Forecasting: Principles and Practice, 3rd edition by Hyndman and Athanasopoulos states in section 2.8, Autocorrelation that, for trend in data the autocorrelation function has positive values that slowly decrease as lag increases.

The definition for autocorrelation function for lag $k$ is defined here as -

$r_k=\frac{\sum_{t=k+1}^{T}{(y_t-\overline y)(y_{t-k}-\overline y)}}{\sum_{t=1}^T (y_t-\overline y)^2}$, where $T$ is the length of the time-series.

Can anyone give a rigorous proof and intuitive sense as to why it might be so, indifferent of the type of trend that the series might have?

P.S.: I am new to time-series; however, comfortable with maths.


2 Answers 2


I had the same doubt as you since I was introduced to time series analysis by the same book. Although it is useful to have an autocorrelation coefficient defined in that way, it may be a good idea to give some clarification in the book itself.

So, yes, as you said, the autocorrelation function decreases over the lag axis due to the fact that the global sample variance in the denominator remains the same and that - given a trended series - the actual sample variances of both the series used for the autocorrelation decrease w.r.t. the original one, since a bigger and bigger chunk of the variability at the extreme points of the series is not considered.

My idea is that this is useful mainly to distinguish a trended series from one that hovers around a constant value: without this artificial behaviour of the autocorrelation calculation we would not be able to distinguish the two in the ACF, since they would both have a constant ACF of about 1. This is not the case with the formulation using global sample variance instead of the actual sample variances of the lagged and cut versions.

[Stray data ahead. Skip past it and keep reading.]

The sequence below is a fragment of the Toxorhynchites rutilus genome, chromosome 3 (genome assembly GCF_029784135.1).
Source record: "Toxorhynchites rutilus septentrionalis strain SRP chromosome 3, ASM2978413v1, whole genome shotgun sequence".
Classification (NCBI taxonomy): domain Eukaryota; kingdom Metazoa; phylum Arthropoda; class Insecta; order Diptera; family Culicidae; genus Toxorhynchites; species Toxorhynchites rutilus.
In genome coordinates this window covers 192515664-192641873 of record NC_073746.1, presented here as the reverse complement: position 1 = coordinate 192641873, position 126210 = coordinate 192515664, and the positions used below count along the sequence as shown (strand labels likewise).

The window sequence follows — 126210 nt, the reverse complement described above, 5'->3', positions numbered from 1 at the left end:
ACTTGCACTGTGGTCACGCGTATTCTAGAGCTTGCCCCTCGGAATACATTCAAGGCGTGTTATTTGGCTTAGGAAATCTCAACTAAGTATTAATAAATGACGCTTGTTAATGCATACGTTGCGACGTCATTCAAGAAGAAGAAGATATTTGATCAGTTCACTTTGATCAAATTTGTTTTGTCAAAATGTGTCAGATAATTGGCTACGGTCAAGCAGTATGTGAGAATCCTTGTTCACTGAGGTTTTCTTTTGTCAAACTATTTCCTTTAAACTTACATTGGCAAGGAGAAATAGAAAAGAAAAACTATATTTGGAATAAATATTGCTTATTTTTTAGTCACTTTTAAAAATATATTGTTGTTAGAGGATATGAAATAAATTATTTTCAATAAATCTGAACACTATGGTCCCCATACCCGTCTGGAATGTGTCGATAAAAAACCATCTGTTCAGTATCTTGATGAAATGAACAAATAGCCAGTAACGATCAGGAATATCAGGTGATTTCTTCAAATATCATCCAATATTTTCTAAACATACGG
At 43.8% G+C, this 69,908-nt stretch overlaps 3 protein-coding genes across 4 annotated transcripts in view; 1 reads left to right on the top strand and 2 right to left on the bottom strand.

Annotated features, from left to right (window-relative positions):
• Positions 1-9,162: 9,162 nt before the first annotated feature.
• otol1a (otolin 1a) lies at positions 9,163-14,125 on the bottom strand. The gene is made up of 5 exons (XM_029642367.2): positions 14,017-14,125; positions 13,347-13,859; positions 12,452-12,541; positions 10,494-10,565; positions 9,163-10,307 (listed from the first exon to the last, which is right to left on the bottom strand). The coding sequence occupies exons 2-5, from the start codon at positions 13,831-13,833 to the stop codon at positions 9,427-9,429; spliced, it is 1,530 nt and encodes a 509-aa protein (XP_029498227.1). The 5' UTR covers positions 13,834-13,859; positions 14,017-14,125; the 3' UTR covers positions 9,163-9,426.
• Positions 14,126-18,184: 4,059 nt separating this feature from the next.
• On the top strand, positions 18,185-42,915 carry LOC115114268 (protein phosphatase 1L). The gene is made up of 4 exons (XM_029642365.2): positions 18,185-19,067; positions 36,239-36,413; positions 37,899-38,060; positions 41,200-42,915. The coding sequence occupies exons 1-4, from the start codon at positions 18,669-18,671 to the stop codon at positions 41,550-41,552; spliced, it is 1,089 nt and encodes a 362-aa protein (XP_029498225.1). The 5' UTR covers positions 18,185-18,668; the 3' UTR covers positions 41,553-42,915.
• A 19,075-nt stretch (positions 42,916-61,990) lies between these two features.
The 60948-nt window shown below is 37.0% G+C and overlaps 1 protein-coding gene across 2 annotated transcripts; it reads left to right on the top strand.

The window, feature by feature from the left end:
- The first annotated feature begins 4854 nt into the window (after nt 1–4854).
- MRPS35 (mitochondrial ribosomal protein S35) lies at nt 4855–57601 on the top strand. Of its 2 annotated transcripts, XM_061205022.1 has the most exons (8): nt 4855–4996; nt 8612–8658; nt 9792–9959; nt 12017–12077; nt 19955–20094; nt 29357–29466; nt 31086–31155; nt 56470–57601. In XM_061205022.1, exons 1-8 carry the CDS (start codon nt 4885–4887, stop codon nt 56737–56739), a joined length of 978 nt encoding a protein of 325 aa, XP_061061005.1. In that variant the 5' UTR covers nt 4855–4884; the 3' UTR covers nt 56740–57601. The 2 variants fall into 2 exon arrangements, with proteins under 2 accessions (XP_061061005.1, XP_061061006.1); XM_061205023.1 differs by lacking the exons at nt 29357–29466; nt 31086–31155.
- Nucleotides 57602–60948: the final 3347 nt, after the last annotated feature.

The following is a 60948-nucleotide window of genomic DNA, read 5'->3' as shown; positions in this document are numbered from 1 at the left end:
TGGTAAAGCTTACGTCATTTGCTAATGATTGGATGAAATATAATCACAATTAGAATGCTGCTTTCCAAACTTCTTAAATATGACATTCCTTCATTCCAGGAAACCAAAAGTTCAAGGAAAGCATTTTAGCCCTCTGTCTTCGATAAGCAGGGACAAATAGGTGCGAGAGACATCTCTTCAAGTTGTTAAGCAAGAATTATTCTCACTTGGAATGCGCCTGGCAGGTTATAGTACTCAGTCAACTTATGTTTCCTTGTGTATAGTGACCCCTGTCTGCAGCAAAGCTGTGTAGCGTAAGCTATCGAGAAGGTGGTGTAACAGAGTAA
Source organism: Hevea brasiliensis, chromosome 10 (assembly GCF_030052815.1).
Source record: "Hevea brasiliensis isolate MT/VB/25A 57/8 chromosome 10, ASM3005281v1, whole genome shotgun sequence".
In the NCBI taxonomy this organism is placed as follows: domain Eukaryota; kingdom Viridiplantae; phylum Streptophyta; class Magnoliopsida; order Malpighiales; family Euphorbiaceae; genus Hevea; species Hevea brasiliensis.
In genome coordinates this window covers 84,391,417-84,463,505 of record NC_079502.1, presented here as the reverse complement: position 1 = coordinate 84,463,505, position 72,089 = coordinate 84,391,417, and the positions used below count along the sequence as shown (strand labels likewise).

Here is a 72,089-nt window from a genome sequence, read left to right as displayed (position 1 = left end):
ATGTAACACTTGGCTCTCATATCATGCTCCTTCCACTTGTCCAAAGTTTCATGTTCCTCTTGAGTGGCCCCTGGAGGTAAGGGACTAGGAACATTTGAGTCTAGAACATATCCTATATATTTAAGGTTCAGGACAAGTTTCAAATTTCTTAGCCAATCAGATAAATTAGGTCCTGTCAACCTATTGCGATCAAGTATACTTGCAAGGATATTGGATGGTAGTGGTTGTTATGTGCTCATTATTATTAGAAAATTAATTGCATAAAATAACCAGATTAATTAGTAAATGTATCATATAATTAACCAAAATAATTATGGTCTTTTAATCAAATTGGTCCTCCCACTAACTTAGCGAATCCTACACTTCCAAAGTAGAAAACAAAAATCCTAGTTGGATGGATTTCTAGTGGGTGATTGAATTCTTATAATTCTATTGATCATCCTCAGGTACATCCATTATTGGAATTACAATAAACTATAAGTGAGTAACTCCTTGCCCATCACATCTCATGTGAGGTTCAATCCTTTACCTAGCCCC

Obviously, a non-linear trend induces a decreasing ACF either way.


Here is the full quote from the section you reference (bold added):

When data have a trend, the autocorrelations for small lags tend to be large and positive because observations nearby in time are also nearby in value. So the ACF of a trended time series tends to have positive values that slowly decrease as the lags increase.

Surely that gives the intuition. As the lags increase, the values are further apart in both time and value due to the trend.

  • 1
    $\begingroup$ The OP is asking for a rigorous proof and an intuition. You have provided the latter here, but not the former. Would you be willing to update your answer? $\endgroup$
    – Galen
    Commented Mar 8, 2022 at 4:45
  • $\begingroup$ @RobHyndman will that be the case for a timeseries that is simply a straight line? Will the auto-correlations then, not be 1 for any lag, allowed by the length of the series? Although this is an extreme case, it is simple enough to use as a mental model while considering trends. $\endgroup$ Commented Jul 21, 2022 at 1:57
  • 1
    $\begingroup$ Asymptotically, yes. But not for finite samples. Using R, try acf(1:n) for different values of n to demonstrate. $\endgroup$ Commented Jul 21, 2022 at 23:42
  • $\begingroup$ @RobHyndman I did with Python a = pd.Series(np.arange(30)); pd.Series([a.autocorr(lag=i) for i in range(25)]) and all came out to be 1. However, I agree with the point that for finite linear series a shifted version will have a lower length and the corresponding term in numerator $y_{t-k}-\overline{y}$ gets affected while the denominator does not because it still uses the variance of the original series. However, should we not consider the denominator to be the $\sqrt{\text{var(original)var(shifted)}}$? I think this is why pandas results give 1. $\endgroup$ Commented Jul 22, 2022 at 2:39

Your Answer

By clicking “Post Your Answer”, you agree to our terms of service and acknowledge you have read our privacy policy.

Not the answer you're looking for? Browse other questions tagged or ask your own question.